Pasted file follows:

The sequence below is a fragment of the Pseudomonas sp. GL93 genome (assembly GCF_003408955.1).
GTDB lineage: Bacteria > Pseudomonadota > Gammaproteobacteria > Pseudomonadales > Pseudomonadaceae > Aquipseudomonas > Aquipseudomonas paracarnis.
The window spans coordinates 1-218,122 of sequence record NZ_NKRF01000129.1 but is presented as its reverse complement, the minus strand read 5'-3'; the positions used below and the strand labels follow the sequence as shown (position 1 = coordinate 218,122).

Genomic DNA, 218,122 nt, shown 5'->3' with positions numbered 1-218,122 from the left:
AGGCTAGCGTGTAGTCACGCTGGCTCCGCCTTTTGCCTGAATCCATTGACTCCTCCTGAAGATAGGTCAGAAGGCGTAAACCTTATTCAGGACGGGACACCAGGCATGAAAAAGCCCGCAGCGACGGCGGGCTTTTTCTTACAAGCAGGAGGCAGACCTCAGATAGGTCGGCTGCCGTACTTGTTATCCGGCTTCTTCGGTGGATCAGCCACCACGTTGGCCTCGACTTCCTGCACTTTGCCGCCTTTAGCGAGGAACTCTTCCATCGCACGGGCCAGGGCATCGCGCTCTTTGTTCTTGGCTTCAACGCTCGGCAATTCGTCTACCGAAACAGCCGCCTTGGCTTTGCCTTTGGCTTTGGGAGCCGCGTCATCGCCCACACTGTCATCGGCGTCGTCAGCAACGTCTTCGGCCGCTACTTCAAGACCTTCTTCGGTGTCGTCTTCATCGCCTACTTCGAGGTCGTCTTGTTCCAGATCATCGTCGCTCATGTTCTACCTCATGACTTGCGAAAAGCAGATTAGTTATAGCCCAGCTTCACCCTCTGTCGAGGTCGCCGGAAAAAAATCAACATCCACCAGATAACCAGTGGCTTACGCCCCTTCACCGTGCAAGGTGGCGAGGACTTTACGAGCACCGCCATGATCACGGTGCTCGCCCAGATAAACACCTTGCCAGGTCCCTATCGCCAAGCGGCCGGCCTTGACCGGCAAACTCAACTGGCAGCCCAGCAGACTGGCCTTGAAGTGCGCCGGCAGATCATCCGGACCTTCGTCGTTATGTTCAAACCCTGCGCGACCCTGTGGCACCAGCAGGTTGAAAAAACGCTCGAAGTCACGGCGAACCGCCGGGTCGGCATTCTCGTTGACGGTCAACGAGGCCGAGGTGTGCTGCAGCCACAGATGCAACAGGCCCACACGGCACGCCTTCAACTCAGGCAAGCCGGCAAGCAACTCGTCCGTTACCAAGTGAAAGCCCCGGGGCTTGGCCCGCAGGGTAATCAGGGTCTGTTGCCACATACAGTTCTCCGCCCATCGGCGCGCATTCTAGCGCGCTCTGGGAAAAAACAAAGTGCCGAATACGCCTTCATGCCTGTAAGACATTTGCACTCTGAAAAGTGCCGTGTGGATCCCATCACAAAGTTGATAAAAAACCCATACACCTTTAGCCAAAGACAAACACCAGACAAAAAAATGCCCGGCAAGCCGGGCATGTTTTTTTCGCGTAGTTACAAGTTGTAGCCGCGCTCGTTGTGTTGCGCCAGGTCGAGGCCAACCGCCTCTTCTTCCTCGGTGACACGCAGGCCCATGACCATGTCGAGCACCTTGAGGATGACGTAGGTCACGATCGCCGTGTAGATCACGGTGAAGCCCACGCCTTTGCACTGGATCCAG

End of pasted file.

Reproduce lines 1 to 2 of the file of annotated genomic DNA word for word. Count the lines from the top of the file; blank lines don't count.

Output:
The sequence below is a fragment of the Pseudomonas sp. GL93 genome (assembly GCF_003408955.1).
GTDB lineage: Bacteria > Pseudomonadota > Gammaproteobacteria > Pseudomonadales > Pseudomonadaceae > Aquipseudomonas > Aquipseudomonas paracarnis.